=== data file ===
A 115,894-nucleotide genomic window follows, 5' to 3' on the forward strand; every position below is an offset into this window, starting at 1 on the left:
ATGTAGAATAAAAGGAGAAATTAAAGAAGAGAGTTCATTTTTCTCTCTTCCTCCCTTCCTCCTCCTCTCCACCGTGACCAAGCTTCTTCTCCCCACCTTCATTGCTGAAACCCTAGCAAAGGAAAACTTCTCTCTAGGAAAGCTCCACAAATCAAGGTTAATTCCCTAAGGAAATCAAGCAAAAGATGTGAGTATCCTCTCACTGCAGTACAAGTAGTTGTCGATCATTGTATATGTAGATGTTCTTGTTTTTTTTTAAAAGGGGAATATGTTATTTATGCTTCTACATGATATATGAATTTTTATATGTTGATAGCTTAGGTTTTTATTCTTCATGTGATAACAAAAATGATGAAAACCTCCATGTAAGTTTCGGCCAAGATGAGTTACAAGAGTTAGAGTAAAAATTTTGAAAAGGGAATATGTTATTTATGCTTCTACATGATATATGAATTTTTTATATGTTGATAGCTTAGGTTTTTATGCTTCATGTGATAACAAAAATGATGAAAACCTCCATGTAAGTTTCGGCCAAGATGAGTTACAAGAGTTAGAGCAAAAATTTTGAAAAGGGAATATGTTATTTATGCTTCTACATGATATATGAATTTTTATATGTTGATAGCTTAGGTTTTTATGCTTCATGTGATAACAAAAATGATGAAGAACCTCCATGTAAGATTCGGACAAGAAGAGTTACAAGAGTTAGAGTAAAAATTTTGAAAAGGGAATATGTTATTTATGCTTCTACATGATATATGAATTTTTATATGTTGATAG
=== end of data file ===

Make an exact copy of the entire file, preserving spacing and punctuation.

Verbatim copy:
A 115,894-nucleotide genomic window follows, 5' to 3' on the forward strand; every position below is an offset into this window, starting at 1 on the left:
ATGTAGAATAAAAGGAGAAATTAAAGAAGAGAGTTCATTTTTCTCTCTTCCTCCCTTCCTCCTCCTCTCCACCGTGACCAAGCTTCTTCTCCCCACCTTCATTGCTGAAACCCTAGCAAAGGAAAACTTCTCTCTAGGAAAGCTCCACAAATCAAGGTTAATTCCCTAAGGAAATCAAGCAAAAGATGTGAGTATCCTCTCACTGCAGTACAAGTAGTTGTCGATCATTGTATATGTAGATGTTCTTGTTTTTTTTTAAAAGGGGAATATGTTATTTATGCTTCTACATGATATATGAATTTTTATATGTTGATAGCTTAGGTTTTTATTCTTCATGTGATAACAAAAATGATGAAAACCTCCATGTAAGTTTCGGCCAAGATGAGTTACAAGAGTTAGAGTAAAAATTTTGAAAAGGGAATATGTTATTTATGCTTCTACATGATATATGAATTTTTTATATGTTGATAGCTTAGGTTTTTATGCTTCATGTGATAACAAAAATGATGAAAACCTCCATGTAAGTTTCGGCCAAGATGAGTTACAAGAGTTAGAGCAAAAATTTTGAAAAGGGAATATGTTATTTATGCTTCTACATGATATATGAATTTTTATATGTTGATAGCTTAGGTTTTTATGCTTCATGTGATAACAAAAATGATGAAGAACCTCCATGTAAGATTCGGACAAGAAGAGTTACAAGAGTTAGAGTAAAAATTTTGAAAAGGGAATATGTTATTTATGCTTCTACATGATATATGAATTTTTATATGTTGATAG